By Paul Gottlieb
Peninsula Daily News
Want more top stories? Sign up here for daily or weekly newsletters with our top news.
A federal mediation session has been scheduled for Tuesday between Nippon Paper Industries USA and the Association of Western Pulp & Paper Workers, which represents 130 millworkers who went on a five-day strike beginning March 20.
Representatives of the union and paper mill also will meet May 7, union organizing coordinator Paul Cloer and Nippon supervisor Gary Holmquist said this week.
The mediation sessions will take place while the National Labor Relations Board reviews allegations by the union, which Cloer said total 17, that Nippon engaged in unfair labor practices during and after the strike.
The sessions, being overseen by federal mediator Kathleen Erskine, are being held to resolve a 23-month contract dispute.
The two sides also met April 12 in their first mediation session after the strike.
It was unclear if progress was made.
“Our position is, we won't comment on negotiations, so there is no comment on what occurred or didn't occur at the session,” Holmquist said.
Cloer said Thursday he did not know if any issues were resolved during the April 12 mediation session.
AWPPW International Vice President Greg Pallesen, who helped coordinate the March 20-24 strike, did not return calls this week for comment.
Japanese-owned Nippon manufactures paper for telephone books and catalogs, and makes newsprint for newspapers, including the Peninsula Daily News.
Workers walked off the job March 20 over stalled negotiations two days after Nippon imposed the company's contract offer, which had been rejected by union members.
Hash out differences
During mediation, union and company representatives will attempt to hash out their differences with Erskine presiding over the negotiations but also can meet privately to come to an agreement.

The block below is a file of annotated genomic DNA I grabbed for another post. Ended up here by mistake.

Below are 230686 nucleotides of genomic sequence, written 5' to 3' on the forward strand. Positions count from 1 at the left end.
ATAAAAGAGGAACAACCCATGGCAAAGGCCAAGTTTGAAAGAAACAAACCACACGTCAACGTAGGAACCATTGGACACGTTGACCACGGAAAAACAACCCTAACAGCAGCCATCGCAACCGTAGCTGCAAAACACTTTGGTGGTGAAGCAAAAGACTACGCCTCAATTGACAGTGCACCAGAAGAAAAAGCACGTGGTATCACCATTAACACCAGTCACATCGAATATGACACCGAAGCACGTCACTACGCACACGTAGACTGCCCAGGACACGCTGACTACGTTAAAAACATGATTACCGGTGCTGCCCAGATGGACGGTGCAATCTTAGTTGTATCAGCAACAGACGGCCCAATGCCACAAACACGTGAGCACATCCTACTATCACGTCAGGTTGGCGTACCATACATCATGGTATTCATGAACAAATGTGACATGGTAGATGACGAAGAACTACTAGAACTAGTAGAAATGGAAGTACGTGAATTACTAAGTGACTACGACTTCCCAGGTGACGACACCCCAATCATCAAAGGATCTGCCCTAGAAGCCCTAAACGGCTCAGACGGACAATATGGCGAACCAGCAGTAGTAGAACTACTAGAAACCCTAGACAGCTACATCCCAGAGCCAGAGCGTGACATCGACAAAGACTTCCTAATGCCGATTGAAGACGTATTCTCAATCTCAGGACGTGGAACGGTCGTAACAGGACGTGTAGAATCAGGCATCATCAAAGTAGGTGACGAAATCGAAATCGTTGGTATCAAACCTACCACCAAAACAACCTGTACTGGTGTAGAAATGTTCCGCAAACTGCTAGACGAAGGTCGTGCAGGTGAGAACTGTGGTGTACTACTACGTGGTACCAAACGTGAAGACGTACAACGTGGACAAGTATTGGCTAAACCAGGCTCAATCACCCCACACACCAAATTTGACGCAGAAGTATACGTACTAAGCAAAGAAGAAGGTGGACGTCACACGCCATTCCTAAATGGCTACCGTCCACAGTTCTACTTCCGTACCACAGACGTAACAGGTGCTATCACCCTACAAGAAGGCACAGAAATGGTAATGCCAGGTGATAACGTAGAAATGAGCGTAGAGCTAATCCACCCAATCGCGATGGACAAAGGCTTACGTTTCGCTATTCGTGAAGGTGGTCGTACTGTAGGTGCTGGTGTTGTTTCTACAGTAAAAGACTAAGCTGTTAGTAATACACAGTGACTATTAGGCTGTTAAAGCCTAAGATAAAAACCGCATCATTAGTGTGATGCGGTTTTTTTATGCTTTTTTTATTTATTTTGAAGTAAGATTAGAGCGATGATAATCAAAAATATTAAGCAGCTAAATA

Company and union officials have not released copies of their contract proposals.
In a statement issued when the contract was imposed March 18, mill manager Harold Norlund said the company is facing increased competition and higher costs.
Norlund did not return calls for comment this week.
The unratified contract offer “changed everything” in wages and benefits and lowered the workers' pay, company material handler Justin Martinez of Port Angeles said March 25, the day workers returned to the plant.
He was among those who gathered along Marine Drive east of the plant, located at the base of Ediz Hook, holding pickets during the strike, which effectively shut down the plant.
As of 2010, Nippon was Clallam County's fifth-largest private employer behind 7 Cedars Casino, Westport Shipyard, Wal-Mart and Safeway, according to the county Economic Development Council's 2010 Clallam Community Profile.
Cloer said Nippon still faces rulings by the National Labor Relations Board on 17 total unfair-labor-practice allegations — which the NLRB calls charges — that he said were filed between Jan. 3 and April 12.
Of those, 16 were submitted beginning March 26, the day after employees returned to work, Cloer said.
If the NLRB finds merit to the allegations, the agency will try to reach a settlement between Nippon and the union, NLRB Regional Director Ron Hooks said Thursday.
If a settlement cannot be reached, the NLRB will issue a complaint, which sets the matter for a hearing before an administrative law judge.
The initial allegation, filed Jan. 3, accuses Nippon of refusing to bargain in good faith and later was amended to claim Nippon unilaterally changed the conditions of employment by implementing, on its own, the company's “last and final offer.”
In the newer allegations, the union also accuses the company of restraining employees from peacefully picketing, stopping automatic deductions for union dues, harassing an employee by “physically following him around and engaging in surveillance,” and by “engaging in surveillance and spying” on workers, according to the filing.
The surveillance did not consist of tapping phones or other undercover measures, Cloer said.
“Basically, they are just trying to find out what people are doing,” he said of the alleged activity.
“You don't have the right to monitor union activities,” Cloer said.
“The [National Labor Relations] Board considers it surveillance.”
Cloer said the charges could be dropped if Nippon and the union reach a contract agreement.
“If we get a contract settlement, that frequently happens,” Cloer said.
Hooks said the NLRB's investigation could take up to two months.
“Given the numerous new charges, it could be a couple of months before a decision is reached,” Hooks said.
Senior Staff Writer Paul Gottlieb can be reached at 360-452-2345, ext. 5060, or at firstname.lastname@example.org.